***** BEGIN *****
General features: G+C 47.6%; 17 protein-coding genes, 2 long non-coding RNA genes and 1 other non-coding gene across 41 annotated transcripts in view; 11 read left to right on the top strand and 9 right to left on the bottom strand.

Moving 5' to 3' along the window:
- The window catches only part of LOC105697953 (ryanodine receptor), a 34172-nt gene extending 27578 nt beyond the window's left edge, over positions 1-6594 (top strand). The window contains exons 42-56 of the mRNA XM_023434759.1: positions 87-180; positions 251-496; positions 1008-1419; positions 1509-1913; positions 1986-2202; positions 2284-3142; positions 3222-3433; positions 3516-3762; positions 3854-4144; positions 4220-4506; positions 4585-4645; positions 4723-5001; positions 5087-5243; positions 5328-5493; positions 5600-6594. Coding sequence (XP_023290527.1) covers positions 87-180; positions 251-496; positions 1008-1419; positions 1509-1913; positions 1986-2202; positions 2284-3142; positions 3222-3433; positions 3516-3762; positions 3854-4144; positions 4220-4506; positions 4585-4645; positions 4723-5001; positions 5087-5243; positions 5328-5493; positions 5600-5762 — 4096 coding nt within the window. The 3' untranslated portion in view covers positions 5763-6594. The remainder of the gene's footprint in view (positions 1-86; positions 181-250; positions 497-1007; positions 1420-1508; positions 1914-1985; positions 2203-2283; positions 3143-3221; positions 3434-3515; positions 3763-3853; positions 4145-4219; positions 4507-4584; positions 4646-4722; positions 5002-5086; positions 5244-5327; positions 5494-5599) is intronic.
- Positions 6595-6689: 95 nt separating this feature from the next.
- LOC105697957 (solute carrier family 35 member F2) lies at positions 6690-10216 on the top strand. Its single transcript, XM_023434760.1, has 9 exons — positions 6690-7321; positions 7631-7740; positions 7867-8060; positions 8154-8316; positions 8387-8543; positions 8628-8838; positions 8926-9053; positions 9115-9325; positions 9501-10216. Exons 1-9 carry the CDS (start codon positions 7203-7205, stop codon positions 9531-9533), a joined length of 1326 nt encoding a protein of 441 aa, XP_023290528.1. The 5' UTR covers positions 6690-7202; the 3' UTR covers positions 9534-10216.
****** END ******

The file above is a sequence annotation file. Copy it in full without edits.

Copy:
General features: G+C 47.6%; 17 protein-coding genes, 2 long non-coding RNA genes and 1 other non-coding gene across 41 annotated transcripts in view; 11 read left to right on the top strand and 9 right to left on the bottom strand.

Moving 5' to 3' along the window:
- The window catches only part of LOC105697953 (ryanodine receptor), a 34172-nt gene extending 27578 nt beyond the window's left edge, over positions 1-6594 (top strand). The window contains exons 42-56 of the mRNA XM_023434759.1: positions 87-180; positions 251-496; positions 1008-1419; positions 1509-1913; positions 1986-2202; positions 2284-3142; positions 3222-3433; positions 3516-3762; positions 3854-4144; positions 4220-4506; positions 4585-4645; positions 4723-5001; positions 5087-5243; positions 5328-5493; positions 5600-6594. Coding sequence (XP_023290527.1) covers positions 87-180; positions 251-496; positions 1008-1419; positions 1509-1913; positions 1986-2202; positions 2284-3142; positions 3222-3433; positions 3516-3762; positions 3854-4144; positions 4220-4506; positions 4585-4645; positions 4723-5001; positions 5087-5243; positions 5328-5493; positions 5600-5762 — 4096 coding nt within the window. The 3' untranslated portion in view covers positions 5763-6594. The remainder of the gene's footprint in view (positions 1-86; positions 181-250; positions 497-1007; positions 1420-1508; positions 1914-1985; positions 2203-2283; positions 3143-3221; positions 3434-3515; positions 3763-3853; positions 4145-4219; positions 4507-4584; positions 4646-4722; positions 5002-5086; positions 5244-5327; positions 5494-5599) is intronic.
- Positions 6595-6689: 95 nt separating this feature from the next.
- LOC105697957 (solute carrier family 35 member F2) lies at positions 6690-10216 on the top strand. Its single transcript, XM_023434760.1, has 9 exons — positions 6690-7321; positions 7631-7740; positions 7867-8060; positions 8154-8316; positions 8387-8543; positions 8628-8838; positions 8926-9053; positions 9115-9325; positions 9501-10216. Exons 1-9 carry the CDS (start codon positions 7203-7205, stop codon positions 9531-9533), a joined length of 1326 nt encoding a protein of 441 aa, XP_023290528.1. The 5' UTR covers positions 6690-7202; the 3' UTR covers positions 9534-10216.